“What if he doesn’t like me?”
“What if I can’t help him?”
“What am I doing?”
“He would be looking to me for answers. What if I don’t have them?”
It may sound cheesy, but what I learned that week is that these students at the elementary school where I would be working for a week weren’t looking for perfection. They just appreciate the effort. They were glad somebody cared.
Children pick up on everything and they can sense if you are truly concerned or if you only see them as a burden or obligation. So, regardless of whether he didn’t like me, or if I couldn’t help him, or if I didn’t have all the answers, the important thing is that I wanted to. I wanted to help all the children; therefore, I became what each of them needed me to be. And for each one, that was something different.
Some needed me to be stern in order to reach them, so I became stern. Some needed me to be gentle to reach them, so I became gentle. Some frustrated me to no end, and others made my job easy—but by Friday, I had to hold back tears as I gave them each long good-bye hugs and watched them file out of the gym behind their teacher.
I missed out on ASB my freshman and sophomore year, because I was waiting for my friends to apply to go with me. This year is my junior year and I was running out of time.
So without consulting my friends or asking them to join me, I applied. And I am thankful I did.
ASB has been one of my most fulfilling college experiences. Every time one of my students showed me they understood a concept that they initially struggled with, I was overjoyed. My smile couldn’t get any bigger.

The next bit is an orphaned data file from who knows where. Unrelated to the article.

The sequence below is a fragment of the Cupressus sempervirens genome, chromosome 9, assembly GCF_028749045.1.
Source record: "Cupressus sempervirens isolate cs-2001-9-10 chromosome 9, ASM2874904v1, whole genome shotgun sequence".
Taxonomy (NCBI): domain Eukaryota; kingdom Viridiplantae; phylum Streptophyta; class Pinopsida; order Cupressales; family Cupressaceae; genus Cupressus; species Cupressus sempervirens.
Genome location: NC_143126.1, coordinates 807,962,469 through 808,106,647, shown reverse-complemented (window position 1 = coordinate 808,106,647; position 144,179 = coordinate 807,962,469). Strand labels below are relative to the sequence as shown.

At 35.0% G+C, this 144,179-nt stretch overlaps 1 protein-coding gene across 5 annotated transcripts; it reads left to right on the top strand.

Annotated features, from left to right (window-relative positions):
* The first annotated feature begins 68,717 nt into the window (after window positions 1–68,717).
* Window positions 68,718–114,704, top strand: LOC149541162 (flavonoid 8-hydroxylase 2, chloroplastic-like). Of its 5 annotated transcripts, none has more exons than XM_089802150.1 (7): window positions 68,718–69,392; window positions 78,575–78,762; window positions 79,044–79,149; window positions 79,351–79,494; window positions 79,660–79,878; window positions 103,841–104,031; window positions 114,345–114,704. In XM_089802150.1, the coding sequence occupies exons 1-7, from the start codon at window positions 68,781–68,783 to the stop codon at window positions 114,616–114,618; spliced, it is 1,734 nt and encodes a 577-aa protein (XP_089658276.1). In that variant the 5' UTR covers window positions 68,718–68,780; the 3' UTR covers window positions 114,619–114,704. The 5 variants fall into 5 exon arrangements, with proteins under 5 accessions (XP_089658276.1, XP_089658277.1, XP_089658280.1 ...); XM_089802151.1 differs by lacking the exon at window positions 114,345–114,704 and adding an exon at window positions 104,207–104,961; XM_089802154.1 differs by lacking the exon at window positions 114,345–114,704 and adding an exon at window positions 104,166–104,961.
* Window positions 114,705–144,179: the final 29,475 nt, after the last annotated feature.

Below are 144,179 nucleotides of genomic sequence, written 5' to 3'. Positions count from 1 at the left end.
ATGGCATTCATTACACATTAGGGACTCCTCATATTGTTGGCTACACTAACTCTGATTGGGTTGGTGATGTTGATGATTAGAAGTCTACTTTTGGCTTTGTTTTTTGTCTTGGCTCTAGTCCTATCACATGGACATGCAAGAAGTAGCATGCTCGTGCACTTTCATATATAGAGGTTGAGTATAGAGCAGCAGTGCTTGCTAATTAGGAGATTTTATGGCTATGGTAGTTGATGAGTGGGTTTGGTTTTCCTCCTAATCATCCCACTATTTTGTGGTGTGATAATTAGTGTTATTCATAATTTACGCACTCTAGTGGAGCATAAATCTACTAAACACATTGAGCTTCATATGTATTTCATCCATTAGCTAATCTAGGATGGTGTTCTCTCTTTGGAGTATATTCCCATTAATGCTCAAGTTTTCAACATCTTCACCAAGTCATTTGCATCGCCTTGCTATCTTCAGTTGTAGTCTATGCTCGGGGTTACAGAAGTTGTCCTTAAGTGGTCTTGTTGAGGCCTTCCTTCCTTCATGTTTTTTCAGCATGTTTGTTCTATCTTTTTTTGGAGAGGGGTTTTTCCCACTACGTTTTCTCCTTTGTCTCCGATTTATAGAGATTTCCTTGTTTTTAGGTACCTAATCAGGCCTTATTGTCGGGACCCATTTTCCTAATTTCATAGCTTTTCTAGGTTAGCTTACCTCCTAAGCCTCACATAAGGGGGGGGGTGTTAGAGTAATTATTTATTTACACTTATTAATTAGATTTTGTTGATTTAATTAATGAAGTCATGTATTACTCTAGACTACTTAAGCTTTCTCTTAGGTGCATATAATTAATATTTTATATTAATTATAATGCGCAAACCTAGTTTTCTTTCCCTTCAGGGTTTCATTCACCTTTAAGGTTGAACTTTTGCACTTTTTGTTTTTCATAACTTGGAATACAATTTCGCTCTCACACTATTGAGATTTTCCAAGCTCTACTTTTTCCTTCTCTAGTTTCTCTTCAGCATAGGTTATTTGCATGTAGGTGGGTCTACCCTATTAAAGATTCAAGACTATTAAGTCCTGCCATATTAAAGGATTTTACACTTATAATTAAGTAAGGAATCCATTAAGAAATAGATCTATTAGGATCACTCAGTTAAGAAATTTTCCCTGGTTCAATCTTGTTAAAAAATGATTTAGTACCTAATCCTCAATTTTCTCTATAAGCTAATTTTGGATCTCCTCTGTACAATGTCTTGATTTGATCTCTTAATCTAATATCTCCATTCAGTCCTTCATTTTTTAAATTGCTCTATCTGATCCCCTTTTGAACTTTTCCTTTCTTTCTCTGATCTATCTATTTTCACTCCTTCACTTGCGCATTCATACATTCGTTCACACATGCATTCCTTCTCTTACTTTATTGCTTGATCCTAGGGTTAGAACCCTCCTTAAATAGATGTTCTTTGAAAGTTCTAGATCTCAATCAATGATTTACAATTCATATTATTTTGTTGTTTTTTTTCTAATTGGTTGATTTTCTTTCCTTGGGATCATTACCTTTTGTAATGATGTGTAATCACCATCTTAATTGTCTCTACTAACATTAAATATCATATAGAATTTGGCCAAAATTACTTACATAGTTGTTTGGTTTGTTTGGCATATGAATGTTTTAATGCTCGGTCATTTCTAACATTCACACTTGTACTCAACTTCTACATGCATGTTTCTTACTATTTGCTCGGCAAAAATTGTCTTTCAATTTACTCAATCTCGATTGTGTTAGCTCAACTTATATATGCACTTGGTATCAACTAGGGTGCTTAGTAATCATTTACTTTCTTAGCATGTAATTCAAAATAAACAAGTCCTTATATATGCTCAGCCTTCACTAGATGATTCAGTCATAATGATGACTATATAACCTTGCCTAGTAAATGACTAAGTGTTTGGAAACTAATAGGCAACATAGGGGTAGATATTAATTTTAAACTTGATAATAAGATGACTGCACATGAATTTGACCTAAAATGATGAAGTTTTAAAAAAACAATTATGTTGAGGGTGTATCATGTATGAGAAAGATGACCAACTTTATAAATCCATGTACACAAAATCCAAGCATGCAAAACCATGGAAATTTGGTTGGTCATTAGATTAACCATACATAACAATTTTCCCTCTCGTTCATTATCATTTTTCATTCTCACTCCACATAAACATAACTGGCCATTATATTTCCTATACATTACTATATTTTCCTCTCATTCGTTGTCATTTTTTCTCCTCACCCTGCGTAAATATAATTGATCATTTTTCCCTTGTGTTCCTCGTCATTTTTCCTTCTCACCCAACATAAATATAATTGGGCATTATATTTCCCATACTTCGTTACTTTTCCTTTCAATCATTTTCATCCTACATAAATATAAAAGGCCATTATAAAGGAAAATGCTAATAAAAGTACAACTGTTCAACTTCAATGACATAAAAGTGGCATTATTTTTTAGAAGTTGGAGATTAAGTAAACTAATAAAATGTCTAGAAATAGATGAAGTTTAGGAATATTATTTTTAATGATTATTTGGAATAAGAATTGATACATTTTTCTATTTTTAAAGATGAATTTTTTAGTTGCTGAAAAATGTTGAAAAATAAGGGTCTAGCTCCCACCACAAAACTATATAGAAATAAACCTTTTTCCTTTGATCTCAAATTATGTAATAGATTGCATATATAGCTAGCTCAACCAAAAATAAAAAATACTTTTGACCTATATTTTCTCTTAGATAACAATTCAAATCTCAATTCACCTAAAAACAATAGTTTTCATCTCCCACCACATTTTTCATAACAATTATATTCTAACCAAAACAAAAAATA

The transformations they made were amazing. The first day, at least half of them obviously didn’t want to be there.
“Can I use the bathroom?,” someone would ask—seemingly every five minutes.
“Are we done yet?,” another would ask while fellow students squirmed and made faces at their classmates.
But by Wednesday, they were asking if they could stay in their session with me longer. On Thursday and Friday, Wilbur came up to me at the beginning of lunch and asked if we could start his tutoring session early. And he had not even eaten yet.
The daily grind of college had made me self-absorbed. I’m constantly focused on myself, obsessing about how I am going to get the best grades, the best internship and the best job after I graduate next May. I feel like I’m always taking from others—read “parents”—without offering anything in return.
This year, I realized I had not used my influence as a Howard student in a positive way. A lot of people, including myself, like to flaunt the Howard name, but what are we really doing with it? Instead of using it as a way to separate myself from others, I used it in Atlanta as a way to build a connection with seven inspirational children who have left an everlasting mark on my heart.